Obviously, it also serves as satire, and is part of the counterpoint that is attempted to be established. A man’s discontent and frustration at what he intends not only to explore, but to use as a philosophical inspiration to focus on his writing. The search for the sublime may also serve as a perfect counterpoint to contemporary society, in the way that digital tools simultaneously attract and distance people from that contact, which serves more as a background to display on social networks, than to a connection to the real world. However, in one way or another, it comes.

Because the problem is not even nature itself, but who is in contact with it. That is why it is so sublime – if I forgive the word – the character of Nathalia Acevedo, who plays Awak, the native guide who accompanies Burke on his journey. While the protagonist rejects everything around him, Awak seems to be welcomed by everything and everyone around her, while showing an untouched devotion to her boss. She also welcomes everything she sees ahead and, for that very reason, is also rejected by Burke, who distance themselves in their journeys.

What they find, each one has for himself, but what we find in Jacobi’s work, in the general set of the work, is something unique and done with a clear intention. Unfortunately, unintentionally, the desire to watch “The Trouble With Nature” in a cinema, with the best possible quality, is almost immeasurable, as it is a production that generates not only images, but impressive sounds that involve, enchant, haunt and they move, because they fulfill their ambitions, achieve this status of art that meets exactly what they reflect through their characters. It is to fill the eyes!

What is not eye-catching, however, is the performance of Antony Langdon, but precisely because it is so visceral that it generates a kind of justified disgust. It incorporates the satire in such a way that it enters a spiral of decadence in an act totally befitting the misfortune that the protagonist encounters, in a dramatic tone that when it culminates in its conclusion is the encounter of what he was looking for, in a scene that synthesizes, not only imagery, but with an emotional appeal that transcends what images can translate. There was a limit, there is no more. It is sublime how we face man and the world at that moment.

Illum Jacobi: a (sublime) trip to the Alps

by Pierluigi Panza 9.7.2020 in Corriere della Sera

As a film debut, the Danish director Illum Jacobi chose, recklessly, to draw a film straight from an eighteenth-century philosophy book. The Trouble With Nature tells of the journey to the Alps by Edmund Burke, the so-called British Cicero (1729 – 1797), philosopher, politician Tories favorable to the American Revolution and unfavorable to the French one. He is remembered above all for his Philosophical Inquiry into the Origin of Our Ideas of the Sublime and Beautiful (1756-59), a cornerstone of the History of Aesthetics, a book that places beauty beyond the capacity of a work of art or Nature have to upset our soul (the Sublime, in fact) opened, opened the doors to Romanticism.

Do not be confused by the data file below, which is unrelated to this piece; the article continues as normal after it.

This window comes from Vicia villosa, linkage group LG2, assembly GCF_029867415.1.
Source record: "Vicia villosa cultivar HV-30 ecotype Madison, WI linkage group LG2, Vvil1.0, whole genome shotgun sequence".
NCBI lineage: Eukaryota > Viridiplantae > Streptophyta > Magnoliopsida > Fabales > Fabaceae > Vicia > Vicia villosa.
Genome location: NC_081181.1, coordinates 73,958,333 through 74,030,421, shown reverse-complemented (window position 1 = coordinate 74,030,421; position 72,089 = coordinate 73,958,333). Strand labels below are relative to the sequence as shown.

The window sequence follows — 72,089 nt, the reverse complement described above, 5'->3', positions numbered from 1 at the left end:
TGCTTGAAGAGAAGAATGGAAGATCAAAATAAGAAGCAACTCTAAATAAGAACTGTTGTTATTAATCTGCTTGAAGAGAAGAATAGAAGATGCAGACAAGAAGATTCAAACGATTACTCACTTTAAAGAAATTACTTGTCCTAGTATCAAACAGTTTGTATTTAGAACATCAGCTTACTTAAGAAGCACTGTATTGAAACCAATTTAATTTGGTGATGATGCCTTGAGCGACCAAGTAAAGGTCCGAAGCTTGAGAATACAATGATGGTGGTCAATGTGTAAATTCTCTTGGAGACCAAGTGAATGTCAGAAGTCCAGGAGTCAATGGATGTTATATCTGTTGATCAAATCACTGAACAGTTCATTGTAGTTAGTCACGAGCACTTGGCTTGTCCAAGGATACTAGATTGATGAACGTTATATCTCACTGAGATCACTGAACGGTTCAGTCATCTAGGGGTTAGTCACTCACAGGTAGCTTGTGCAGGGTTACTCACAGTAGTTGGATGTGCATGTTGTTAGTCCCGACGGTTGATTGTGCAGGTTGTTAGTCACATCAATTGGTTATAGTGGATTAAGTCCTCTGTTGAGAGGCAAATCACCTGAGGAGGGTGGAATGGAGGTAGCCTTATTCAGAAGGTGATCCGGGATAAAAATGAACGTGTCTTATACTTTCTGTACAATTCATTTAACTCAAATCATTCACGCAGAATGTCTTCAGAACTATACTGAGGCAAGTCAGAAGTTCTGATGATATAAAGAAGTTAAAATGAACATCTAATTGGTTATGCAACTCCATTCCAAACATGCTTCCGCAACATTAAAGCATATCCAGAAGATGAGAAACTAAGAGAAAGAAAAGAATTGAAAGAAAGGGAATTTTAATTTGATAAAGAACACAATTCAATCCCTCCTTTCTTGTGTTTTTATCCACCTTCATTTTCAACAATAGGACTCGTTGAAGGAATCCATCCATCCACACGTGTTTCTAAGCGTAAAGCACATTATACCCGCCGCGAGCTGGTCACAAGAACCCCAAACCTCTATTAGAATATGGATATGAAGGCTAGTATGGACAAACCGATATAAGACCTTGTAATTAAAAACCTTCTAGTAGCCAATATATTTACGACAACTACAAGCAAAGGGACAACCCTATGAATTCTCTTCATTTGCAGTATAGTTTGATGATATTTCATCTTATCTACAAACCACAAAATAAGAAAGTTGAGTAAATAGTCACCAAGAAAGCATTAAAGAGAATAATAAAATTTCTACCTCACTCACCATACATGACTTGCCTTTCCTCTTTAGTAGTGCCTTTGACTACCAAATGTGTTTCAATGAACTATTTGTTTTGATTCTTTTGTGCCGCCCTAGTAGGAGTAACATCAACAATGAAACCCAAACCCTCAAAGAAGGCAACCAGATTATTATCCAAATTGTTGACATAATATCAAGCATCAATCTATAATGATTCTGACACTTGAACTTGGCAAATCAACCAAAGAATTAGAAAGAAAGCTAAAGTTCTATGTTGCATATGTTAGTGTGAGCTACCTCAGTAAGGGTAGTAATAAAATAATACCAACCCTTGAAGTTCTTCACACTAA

In 1769, twelve years after the publication of the treatise, Burke embarks on a journey “inside” the Sublime created by Illum Jacobi between immaculate scenarios and extraordinary close-ups of Antony Langdon and Nathalia Acevedo. The stakes are high: Burke has lost everything due to risky investments in the colonies and his future depends on the success of a new edition of his Treatise on Aesthetics, whose thesis he wants to “test” in the encounter with Nature . Left without servitude, he travels with a West Indian maid borrowed from his brother’s plantation.

The icy philosopher, never out of the city, is not at ease in experimenting his thesis in the Alps. As Leopardi would have written shortly thereafter, “when the truth appears” the theory miserably falls. The journey is a disaster: Burke poses like Fussli’s wayfarer (a little ostentatiously): he scrutinizes, listens and drinks from the streams, discovers the caves, eats bread and champignons and tries to explain to mountaineers that his treatise is in its second edition. But everything is too “green, green, green” for him “!

He ends up getting angry, getting drunk, growling against a tree. The jagged peaks make him discover terror. Eyes closed, shortness of breath, he feels an incredible feeling: the abyss. The Aosta Valley Alps are large cathedrals of “frozen water”. Dominated by a night sky of moonlit clouds, Burke and the fantesca, at least for a moment, huddle. “Listen, listen,” he says to her: it is the ice of a crevasse that melts. The wayfarer and the fantastic descend, penetrate the caves populated by night birds. Despite being beautiful, he has no way of making love. He is too philosopher: the mountaineers will show her quartz and thousand-year-old hard stones, while he, without gloves, challenges the snow. The mountains, Hegel would have said, those huge useless masses begin to be, for the Romantics, the cathedrals behind which “God is”. In the white immensity Burke is lost, he is desolate. He wrote it: the Sublime “is the echo of a high feeling”, is “the highest degree that consciousness can feel” before getting lost, slipping on the scree, losing the wig, observing the infinite silences and the deepest quiet beyond the rock.